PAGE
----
Since the early days of mountain biking, any time there has been an introduction of a new suspension brand, it has been cause for excitement. With the ridiculous suspension tech we have at our disposal now, it’s hard to imagine a time where elastomers were cutting edge. Now, even with a number of great suspension options available, we’re seeing the birth of what could be another major player in the mountain bike world.
We’re talking about Öhlins new RXF fork, of course. Those familiar with motorcycle racing, automotive, or even motocross or enduro (moto) racing will have no problem identifying the trademark gold of the Öhlins logo. Thanks to their partnership with Specialized, Öhlins is now offering both front and rear suspension components for bikes that require you to pedal. Now that the holiday shipping frenzy has died down, we have a sample of our own so that we can take a closer look…
So just how does a company go about making their first mountain bike suspension fork? As we found out earlier in the year, according to Öhlins USA’s Marketing/MTB Manager Jeff Baucom, the project started out as drop in damping cartridges. This worked for large diameter forks like the Fox 40, but ran into snags with smaller stanchions. While a few prototypes were made for forks like the RockShox Pike we saw at Eurobike, the challenges in retrofitting existing forks led Öhlins to creating their very own fork. The RXF.
The result is a 34mm chassis that for the moment is only available in 29″ wheel sizing and in 120, 140, or 160mm travel. One key bit of information we found was that the travels are not able to be changed. According to Baucom, the only way to change travel would be to replace a lot of expensive parts since the fork uses a pressurized, Twin Tube damping system.
The fork is also only available at the moment with a 15x100mm thru axle. That’s good news if you already own 29er wheels and plan on swapping the fork – not so good news if you just bought a bike with Boost spacing. Even with the non-Boost spacing, Öhlins claims they were able to create one of the stiffest 34mm stanchion forks on the market and still offer a lot of tire clearance – the arch is about 80mm wide at the widest point. Wide enough that it may actually work for 27+ wheels and smaller plus tires as well.
While there is no quick release option, the bolt on axle is very simple and quick to remove. A single 5mm pinch bolt at the front of the right fork leg clamps the axle in place and the axle is installed or removed with a 5mm hex fitting of its own. The result is a very light 36g axle.
Up top, a fairly standard looking arch offers a bolt on cable guide. On the backside there are three threaded bosses which make us think that an integrated fender might be in the works. The blue fork seals are typical mountain bike stuff with a foam ring below the dust wipers. They carry no labeling other than Öhlins, but we wouldn’t be surprised if they were made by SKF. In fact, a few web retailers are already advertising replacement SKF fork seals for Öhlins/X-Fusion 34mm forks.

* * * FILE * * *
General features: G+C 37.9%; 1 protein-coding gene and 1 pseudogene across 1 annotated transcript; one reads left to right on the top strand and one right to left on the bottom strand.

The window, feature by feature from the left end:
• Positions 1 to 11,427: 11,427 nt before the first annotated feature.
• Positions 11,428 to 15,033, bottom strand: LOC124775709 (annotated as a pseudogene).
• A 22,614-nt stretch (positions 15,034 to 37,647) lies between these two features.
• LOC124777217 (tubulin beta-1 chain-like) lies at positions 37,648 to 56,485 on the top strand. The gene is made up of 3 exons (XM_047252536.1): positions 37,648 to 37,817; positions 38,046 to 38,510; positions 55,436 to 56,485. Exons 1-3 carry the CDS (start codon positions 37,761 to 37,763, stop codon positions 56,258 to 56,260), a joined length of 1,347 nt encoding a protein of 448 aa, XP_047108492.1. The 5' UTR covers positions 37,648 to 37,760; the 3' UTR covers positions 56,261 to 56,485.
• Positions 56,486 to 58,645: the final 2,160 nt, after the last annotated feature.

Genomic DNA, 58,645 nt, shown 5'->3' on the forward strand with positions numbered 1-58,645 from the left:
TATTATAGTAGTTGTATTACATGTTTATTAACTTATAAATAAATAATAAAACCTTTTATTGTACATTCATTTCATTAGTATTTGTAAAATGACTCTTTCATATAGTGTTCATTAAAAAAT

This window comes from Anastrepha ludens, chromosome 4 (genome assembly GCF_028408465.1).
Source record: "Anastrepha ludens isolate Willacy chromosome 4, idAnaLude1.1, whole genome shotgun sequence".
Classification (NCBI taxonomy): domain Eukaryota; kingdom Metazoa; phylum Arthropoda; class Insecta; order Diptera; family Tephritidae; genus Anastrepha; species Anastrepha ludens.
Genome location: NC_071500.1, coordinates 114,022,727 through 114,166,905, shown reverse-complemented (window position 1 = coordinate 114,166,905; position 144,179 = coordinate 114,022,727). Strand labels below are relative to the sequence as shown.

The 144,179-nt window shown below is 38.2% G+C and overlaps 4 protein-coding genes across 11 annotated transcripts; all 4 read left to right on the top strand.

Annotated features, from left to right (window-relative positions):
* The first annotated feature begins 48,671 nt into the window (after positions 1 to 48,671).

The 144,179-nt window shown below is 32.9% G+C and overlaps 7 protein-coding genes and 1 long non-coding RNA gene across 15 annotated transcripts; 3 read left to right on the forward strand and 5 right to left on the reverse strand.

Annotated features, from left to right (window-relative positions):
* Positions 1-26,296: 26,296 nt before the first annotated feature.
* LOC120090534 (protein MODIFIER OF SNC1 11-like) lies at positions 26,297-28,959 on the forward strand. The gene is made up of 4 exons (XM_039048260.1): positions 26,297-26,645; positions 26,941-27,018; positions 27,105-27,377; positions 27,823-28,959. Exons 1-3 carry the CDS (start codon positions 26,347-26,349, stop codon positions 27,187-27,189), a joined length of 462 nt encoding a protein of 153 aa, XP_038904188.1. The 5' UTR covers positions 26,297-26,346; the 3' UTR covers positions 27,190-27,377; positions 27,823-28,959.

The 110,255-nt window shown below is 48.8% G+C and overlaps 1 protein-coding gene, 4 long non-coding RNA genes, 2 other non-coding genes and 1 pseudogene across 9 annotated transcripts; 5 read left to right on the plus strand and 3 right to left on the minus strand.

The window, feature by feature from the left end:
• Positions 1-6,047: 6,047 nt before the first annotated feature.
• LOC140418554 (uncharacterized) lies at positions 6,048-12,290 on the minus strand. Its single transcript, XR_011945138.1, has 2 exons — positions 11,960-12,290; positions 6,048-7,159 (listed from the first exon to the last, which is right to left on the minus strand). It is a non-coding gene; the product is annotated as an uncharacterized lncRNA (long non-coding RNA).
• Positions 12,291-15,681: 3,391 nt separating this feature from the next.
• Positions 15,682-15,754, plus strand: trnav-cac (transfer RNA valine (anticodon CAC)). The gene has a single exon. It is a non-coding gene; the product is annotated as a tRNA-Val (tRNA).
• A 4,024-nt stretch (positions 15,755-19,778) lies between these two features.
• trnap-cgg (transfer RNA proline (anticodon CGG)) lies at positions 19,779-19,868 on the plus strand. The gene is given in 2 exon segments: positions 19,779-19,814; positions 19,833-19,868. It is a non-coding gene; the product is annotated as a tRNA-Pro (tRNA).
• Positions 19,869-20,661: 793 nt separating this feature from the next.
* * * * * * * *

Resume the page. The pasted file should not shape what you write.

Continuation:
Other than the TTX twin tube damping system, the forged unicrown is one of the more interesting features. Forged from a single piece of aluminum, the steerer tube and crown assembly are said to increase the stiffness of the entire chassis. It also does away with the need for a crown race – which means it is only compatible with bearings that match the steerer tube.
According to Specialized, the fork has a 40mm OD at the lower crown race and is intended to interface with the 40mm ID/45º lower bearing angle. That includes the 40/52mm 45º x 45º bearings found in the Specialized Hella Flush headset as well as the Cane Creek 40 Series IS52-40 lower bottom bracket assembly and any other that matches with the 40mm internal diameter and 45º bearing angle. That apparently leaves out Chris King headsets who again according to Specialized do not offer a compatible lower bearing.
Adjustment wise, the fork offers independent high and low speed compression settings and a single rebound adjustment. In total there are 13 clicks of low speed compression and rebound adjustment and 5 clicks for high speed compression. The high speed compression adjustment is not a lockout, but will remove unwanted suspension travel as it affects the entire compression circuit towards the end of its adjustment.
While Öhlins is apparently waiting to reveal all of the info on the air system of the RXF, we know that it uses 3 different air chambers – two positive and one negative. From the set up instructions and what we’ve been told, it seems the upper air fitting fills both the main positive and negative chambers at once, while the lower air fitting is the ramp up chamber which runs a higher pressure than the main air spring. So if you need more bottom out resistance you would add air to the lower fitting, while general sag is set up through the pressure up top. Air settings are provided for rider weights up to 265 lb(120kg).
Up on the scale, this uncut 160mm travel fork measured 4lb 10oz, but on the gram scale it was 2140g. According to the owner’s manual, Axle to Crown measurements are 571/551/531mm for 160/140/120mm forks respectively with an offset of 46mm. It also calls out service intervals of 50 hours for inspection/cleaning of the lowers/seals/bushings and a full rebuild with new seals and oil at 100 hours / 1 year of riding.
When asked about 27.5″ forks, we were told that “more products were definitely in the works” but that’s all they could say at the moment. Currently, the 29er forks will be sold through Specialized or Öhlins USA for $1150.